The best songwriting comes from being as creative as you can and editing it down to the good bits, essentially.
There's a difference between expectations and aspirations.
Traditionally, lots of vagrants and unemployable characters wind up working in kitchens.
Being in a band didn't buy me my beans on toast!
I want to make music that will make the blood surge in your veins, music that will get people up and dance.
It doesn't matter how adventurous you want to be, you've still got to contain your identity.
Although they might not admit it, I think girls are very aware of the impact that they're having. But they never feel it themselves, and it's impossible to explain. It's like trying to tell a blind person what yellow is.
People's musical tastes are fickle, and music can be a fashion.
I think in the world of indie music there's this sort of false modesty.
I'd rather eat a cow-pat on a bun than a bloody McDonalds.
Why play a chord when you can play one note?
I'm not a food critic, and I'm not really an authority to write anything on food.
If I was a fan of someone as a teenager, then it's OK for me to feel completely in awe when I meet them.
If success had come along when I was 17 it would either have killed me or sent me completely mad.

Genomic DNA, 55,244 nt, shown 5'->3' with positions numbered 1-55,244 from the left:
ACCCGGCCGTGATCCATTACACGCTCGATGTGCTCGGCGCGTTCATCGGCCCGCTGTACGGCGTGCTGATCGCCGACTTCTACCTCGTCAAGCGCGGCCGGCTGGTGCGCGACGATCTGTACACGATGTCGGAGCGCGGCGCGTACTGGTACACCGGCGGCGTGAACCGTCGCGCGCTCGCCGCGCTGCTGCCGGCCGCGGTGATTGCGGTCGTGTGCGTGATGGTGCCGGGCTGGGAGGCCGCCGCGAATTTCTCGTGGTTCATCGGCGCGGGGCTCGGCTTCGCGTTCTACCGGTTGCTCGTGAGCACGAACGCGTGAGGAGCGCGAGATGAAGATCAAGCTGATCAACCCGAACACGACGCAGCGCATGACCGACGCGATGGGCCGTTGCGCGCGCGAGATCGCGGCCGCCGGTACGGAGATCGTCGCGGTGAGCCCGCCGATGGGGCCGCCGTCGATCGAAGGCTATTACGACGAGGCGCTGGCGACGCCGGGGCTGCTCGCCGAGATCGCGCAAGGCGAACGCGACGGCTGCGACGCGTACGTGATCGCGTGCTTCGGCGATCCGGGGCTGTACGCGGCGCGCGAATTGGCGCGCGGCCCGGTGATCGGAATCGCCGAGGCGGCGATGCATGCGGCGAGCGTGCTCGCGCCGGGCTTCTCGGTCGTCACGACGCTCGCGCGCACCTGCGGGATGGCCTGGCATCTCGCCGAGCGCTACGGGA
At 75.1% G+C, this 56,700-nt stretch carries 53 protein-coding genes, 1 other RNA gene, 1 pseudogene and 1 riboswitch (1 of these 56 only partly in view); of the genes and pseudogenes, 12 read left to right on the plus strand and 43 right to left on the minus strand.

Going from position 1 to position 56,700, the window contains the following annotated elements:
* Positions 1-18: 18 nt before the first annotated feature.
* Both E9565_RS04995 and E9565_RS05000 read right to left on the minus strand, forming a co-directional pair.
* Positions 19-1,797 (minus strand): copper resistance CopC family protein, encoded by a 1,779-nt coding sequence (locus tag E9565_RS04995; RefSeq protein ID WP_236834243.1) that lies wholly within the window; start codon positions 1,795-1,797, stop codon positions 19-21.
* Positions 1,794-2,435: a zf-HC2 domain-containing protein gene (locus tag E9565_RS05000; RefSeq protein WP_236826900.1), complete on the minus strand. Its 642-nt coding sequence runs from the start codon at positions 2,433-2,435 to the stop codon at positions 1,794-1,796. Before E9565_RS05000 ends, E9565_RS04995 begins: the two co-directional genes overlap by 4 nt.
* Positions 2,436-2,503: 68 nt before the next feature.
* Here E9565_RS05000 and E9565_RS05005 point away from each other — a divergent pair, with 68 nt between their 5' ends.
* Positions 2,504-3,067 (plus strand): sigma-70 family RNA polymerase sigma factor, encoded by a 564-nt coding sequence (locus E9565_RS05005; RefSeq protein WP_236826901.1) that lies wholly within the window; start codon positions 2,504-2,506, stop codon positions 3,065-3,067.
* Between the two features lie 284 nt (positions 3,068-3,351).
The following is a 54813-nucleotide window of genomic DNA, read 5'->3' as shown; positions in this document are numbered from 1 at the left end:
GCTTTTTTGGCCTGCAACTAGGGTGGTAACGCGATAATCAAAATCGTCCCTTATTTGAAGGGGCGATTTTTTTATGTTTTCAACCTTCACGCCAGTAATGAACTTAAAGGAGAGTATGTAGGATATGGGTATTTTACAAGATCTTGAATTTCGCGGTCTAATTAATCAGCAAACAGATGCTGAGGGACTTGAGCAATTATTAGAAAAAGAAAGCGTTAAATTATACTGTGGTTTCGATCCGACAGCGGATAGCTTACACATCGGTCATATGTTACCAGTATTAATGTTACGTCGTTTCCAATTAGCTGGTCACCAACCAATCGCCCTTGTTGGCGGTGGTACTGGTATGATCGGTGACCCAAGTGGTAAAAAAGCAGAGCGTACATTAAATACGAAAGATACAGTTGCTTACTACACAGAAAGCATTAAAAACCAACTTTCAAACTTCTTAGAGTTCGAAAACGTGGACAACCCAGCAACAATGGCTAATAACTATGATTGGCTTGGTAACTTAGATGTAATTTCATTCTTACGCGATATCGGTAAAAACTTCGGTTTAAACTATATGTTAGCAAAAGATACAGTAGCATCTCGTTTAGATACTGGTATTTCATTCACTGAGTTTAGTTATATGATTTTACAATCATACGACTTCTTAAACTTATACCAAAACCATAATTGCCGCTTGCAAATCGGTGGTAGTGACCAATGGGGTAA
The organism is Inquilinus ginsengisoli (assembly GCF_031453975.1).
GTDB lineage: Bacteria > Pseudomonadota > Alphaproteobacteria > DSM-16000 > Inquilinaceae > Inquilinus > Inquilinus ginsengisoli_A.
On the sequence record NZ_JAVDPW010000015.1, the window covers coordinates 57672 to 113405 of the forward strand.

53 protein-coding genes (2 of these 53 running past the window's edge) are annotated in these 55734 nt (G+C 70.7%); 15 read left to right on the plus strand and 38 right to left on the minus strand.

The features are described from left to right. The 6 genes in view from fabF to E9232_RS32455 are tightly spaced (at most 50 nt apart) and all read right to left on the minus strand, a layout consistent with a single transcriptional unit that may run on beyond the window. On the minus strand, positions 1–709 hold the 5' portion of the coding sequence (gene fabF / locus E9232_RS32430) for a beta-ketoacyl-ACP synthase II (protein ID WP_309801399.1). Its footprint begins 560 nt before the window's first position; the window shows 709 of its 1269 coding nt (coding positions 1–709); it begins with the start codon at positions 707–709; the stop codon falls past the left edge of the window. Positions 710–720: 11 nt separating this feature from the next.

Maybe 'Can't Stop Feeling' and 'Turn It On' we'll just release as singles. It's a thing The Beatles used to do which I really loved, the idea of releasing something as a single completely on its own.
There are loads of bands I'd love to produce.
It's very rare that a song falls from your mind complete.
There's a character that I play onstage, and I can't let him loose in the supermarket when I'm buying my beans on toast.
The internet is like a gossipy girls' locker room after school, isn't it?
Just because you can leap off a drum kit doing a scissors kick while hitting a chord, people expect you to be an extrovert socially. But I'm not always comfortable with the idea of small talk at a party.
You really only understand whether a song's good or not when you properly play it out in public for the first time.
I think a lot of bands are creatively knackered when they come off tour.
I really want it to have an impact on the world. I want to be in a town on the other side of the world, and somebody walks up and says, 'That music you made in Glasgow, I listened to it every day, and it moved me.
I didn't grasp the basic principle of being a promoter, which was: Put on music but also generate an income. I was on the dole most of the time.
It's easy to be lazy when there's food lying around backstage or there's a fast-food joint a couple blocks away. But if you walk a little further, ask around a bit, of course there are exciting things to discover.
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